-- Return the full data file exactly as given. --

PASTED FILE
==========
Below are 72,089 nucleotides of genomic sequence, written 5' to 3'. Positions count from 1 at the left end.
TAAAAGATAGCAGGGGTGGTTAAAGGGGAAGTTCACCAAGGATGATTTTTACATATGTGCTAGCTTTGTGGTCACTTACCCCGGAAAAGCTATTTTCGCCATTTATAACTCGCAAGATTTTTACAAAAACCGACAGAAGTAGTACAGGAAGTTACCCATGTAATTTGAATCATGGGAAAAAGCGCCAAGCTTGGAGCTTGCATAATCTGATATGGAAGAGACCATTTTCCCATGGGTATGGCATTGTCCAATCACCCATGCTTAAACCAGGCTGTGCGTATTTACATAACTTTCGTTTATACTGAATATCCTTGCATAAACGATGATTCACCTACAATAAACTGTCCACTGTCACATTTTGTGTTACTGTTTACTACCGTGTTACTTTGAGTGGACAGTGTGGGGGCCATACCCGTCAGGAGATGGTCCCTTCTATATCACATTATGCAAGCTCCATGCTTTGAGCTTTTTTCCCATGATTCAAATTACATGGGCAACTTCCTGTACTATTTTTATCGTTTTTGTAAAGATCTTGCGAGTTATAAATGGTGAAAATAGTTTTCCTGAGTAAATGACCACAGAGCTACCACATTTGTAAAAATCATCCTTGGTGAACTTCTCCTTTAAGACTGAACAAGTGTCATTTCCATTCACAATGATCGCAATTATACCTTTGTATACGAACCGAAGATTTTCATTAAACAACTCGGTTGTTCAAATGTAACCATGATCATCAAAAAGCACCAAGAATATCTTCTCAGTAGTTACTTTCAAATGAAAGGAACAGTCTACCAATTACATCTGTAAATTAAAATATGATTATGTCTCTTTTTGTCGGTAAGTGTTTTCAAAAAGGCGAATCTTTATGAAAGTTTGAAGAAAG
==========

Below are 72,089 nucleotides of genomic sequence, written 5' to 3'. Positions count from 1 at the left end.
TAAAAGATAGCAGGGGTGGTTAAAGGGGAAGTTCACCAAGGATGATTTTTACATATGTGCTAGCTTTGTGGTCACTTACCCCGGAAAAGCTATTTTCGCCATTTATAACTCGCAAGATTTTTACAAAAACCGACAGAAGTAGTACAGGAAGTTACCCATGTAATTTGAATCATGGGAAAAAGCGCCAAGCTTGGAGCTTGCATAATCTGATATGGAAGAGACCATTTTCCCATGGGTATGGCATTGTCCAATCACCCATGCTTAAACCAGGCTGTGCGTATTTACATAACTTTCGTTTATACTGAATATCCTTGCATAAACGATGATTCACCTACAATAAACTGTCCACTGTCACATTTTGTGTTACTGTTTACTACCGTGTTACTTTGAGTGGACAGTGTGGGGGCCATACCCGTCAGGAGATGGTCCCTTCTATATCACATTATGCAAGCTCCATGCTTTGAGCTTTTTTCCCATGATTCAAATTACATGGGCAACTTCCTGTACTATTTTTATCGTTTTTGTAAAGATCTTGCGAGTTATAAATGGTGAAAATAGTTTTCCTGAGTAAATGACCACAGAGCTACCACATTTGTAAAAATCATCCTTGGTGAACTTCTCCTTTAAGACTGAACAAGTGTCATTTCCATTCACAATGATCGCAATTATACCTTTGTATACGAACCGAAGATTTTCATTAAACAACTCGGTTGTTCAAATGTAACCATGATCATCAAAAAGCACCAAGAATATCTTCTCAGTAGTTACTTTCAAATGAAAGGAACAGTCTACCAATTACATCTGTAAATTAAAATATGATTATGTCTCTTTTTGTCGGTAAGTGTTTTCAAAAAGGCGAATCTTTATGAAAGTTTGAAGAAAG